Valley immigration attorney explains legal process for asylum seekers

Apr 12, 2021, 4:45 AM | Updated: 7:31 am
(Photo by Mario Tama/Getty Images)...
(Photo by Mario Tama/Getty Images)
(Photo by Mario Tama/Getty Images)

PHOENIX — Some of the newly arrived migrants could be waiting years to have their asylum cases resolved.

“There’s really no pattern,” Linda Frayre, an immigration attorney in El Mirage, told KTAR News 92.3 FM. “I have asylum cases that after a year and a half, they’re having their final court hearing. And there are others that it’s going to be four years exactly from when we filed the application.”

She said it often has to do with the backlog in cases and how packed the schedule is for the immigration judge assigned to the case.

Frayre has been helping asylum seekers with their cases since 2018 when immigration officials began dropping off migrants, many of them from Central America, at churches in the Phoenix metro area.

“A lot of these asylum seekers are coming in because they’re afraid, and they have a very legitimate fear of losing their lives,” Frayre said.

“They were going through very difficult situations back in their home countries and they didn’t feel they had the protection from local authorities or anyone they could reach out for help.”

One of her clients worked as a driver for a bus company that made a deal with a gang in El Salvador. He refused to get involved and was threatened.

“He came here seeking help,” Frayre said. “While he was here, they burned down his home where his children resided. Thankfully they were not home that day.”

He began the asylum process in 2018. Since then his court hearings have been rescheduled multiple times, delaying his proceedings.

Frayre said that has happened with a few of her clients.

A few of her clients have also been unaccompanied minors seeking asylum in the United States.

“I have other cases where children run away because they’re being abused by their parents,” she said. “They’re being punished by the local gangs because they don’t want to be part of their gang. They’re being harassed because of their indigenous status, and that is causing them to fear for their lives.”

She explained once the children get to the border, they are first placed in strained border holding facilities. Then they’re transferred to facilities more suited for children until they can be placed with sponsors, who are usually parents or close relatives in the U.S.

“Unfortunately, many of those children don’t have family members here that have legal status,” Frayre said. “Therefore, the family is afraid to go forward and say, ‘Hey, I’ll sponsor my nephew or my cousin.’”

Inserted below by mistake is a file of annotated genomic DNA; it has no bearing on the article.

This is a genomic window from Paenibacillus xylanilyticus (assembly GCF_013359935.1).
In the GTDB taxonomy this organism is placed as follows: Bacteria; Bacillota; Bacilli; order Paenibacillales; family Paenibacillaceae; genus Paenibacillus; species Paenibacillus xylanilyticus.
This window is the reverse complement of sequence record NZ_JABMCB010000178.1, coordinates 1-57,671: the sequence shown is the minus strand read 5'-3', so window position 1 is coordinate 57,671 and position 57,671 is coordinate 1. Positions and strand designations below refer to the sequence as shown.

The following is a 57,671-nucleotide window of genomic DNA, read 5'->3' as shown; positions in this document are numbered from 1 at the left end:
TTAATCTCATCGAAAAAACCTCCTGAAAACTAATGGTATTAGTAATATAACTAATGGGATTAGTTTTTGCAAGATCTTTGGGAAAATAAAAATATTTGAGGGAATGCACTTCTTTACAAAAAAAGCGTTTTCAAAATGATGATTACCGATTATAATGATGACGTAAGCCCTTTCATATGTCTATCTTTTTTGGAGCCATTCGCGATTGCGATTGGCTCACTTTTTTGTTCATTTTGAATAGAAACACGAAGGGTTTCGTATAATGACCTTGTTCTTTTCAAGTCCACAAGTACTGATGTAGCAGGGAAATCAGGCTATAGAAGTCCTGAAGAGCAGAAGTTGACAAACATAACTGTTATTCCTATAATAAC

Children released to sponsors are given notices to appear in court, so they can pursue their asylum cases. Their sponsors are required to go with them as well, which makes those who are undocumented feel scared about getting detained.

Frayre said she has had about 10 clients who were unaccompanied minors. All have been released to sponsors and some still have pending asylum cases.

“It’s very rewarding when I’m able to help those children,” she said.

We want to hear from you.

Have a story idea or tip? Pass it along to the KTAR News team here.

Arizona News

Follow @KTAR923...

Free concert series in Glendale set to begin on Friday

Fourteen free concerts by local acts will be played at Murphy Park in downtown Glendale starting on Friday, Oct. 1.
4 hours ago
Lake Powell at the Glen Canyon Dam wall on Aug. 18, 2021, as the lake was at historic lows. (Photo ...
Ulysse Bex and Emma VandenEinde I Cronkite News

New estimates show Colorado River levels falling faster than expected

New projections show that Lake Mead and Lake Powell could reach “critically low reservoir elevations” sooner than expected, spurring experts to say that “bold actions” will be needed to change course.
4 hours ago
(Pexels photo)...
Associated Press

Teen boy found shot to death in San Tan Valley home

Authorities in Pinal County are investigating the shooting death of a 15-year-old boy.
1 day ago
(AP Photo/Andreea Alexandru)...
Danny Shapiro

Hoffman says ruling against mask mandate bans in Arizona schools ‘right decision’

Superintendent of Public Instruction Kathy Hoffman said a Monday ruling that a law banning face mask mandates in Arizona schools violates the state constitution and can’t go into effect this week as scheduled was the right move for students, parents and administrators.
1 day ago
(ADOT photo)...

I-17 south of downtown Phoenix back to 3 lanes as bridge project nears completion

The third lane in each direction of Interstate 17 south of downtown Phoenix has reopened after more than a year as a bridge project nears completion.
1 day ago
(Pexels Photo)...

Valley nonprofit to build affordable housing for seniors with $9.1M federal grant

An Arizona nonprofit will receive $9.1 million in federal funding to develop affordable housing in the West Valley city of Surprise for low-income seniors.
1 day ago
Valley immigration attorney explains legal process for asylum seekers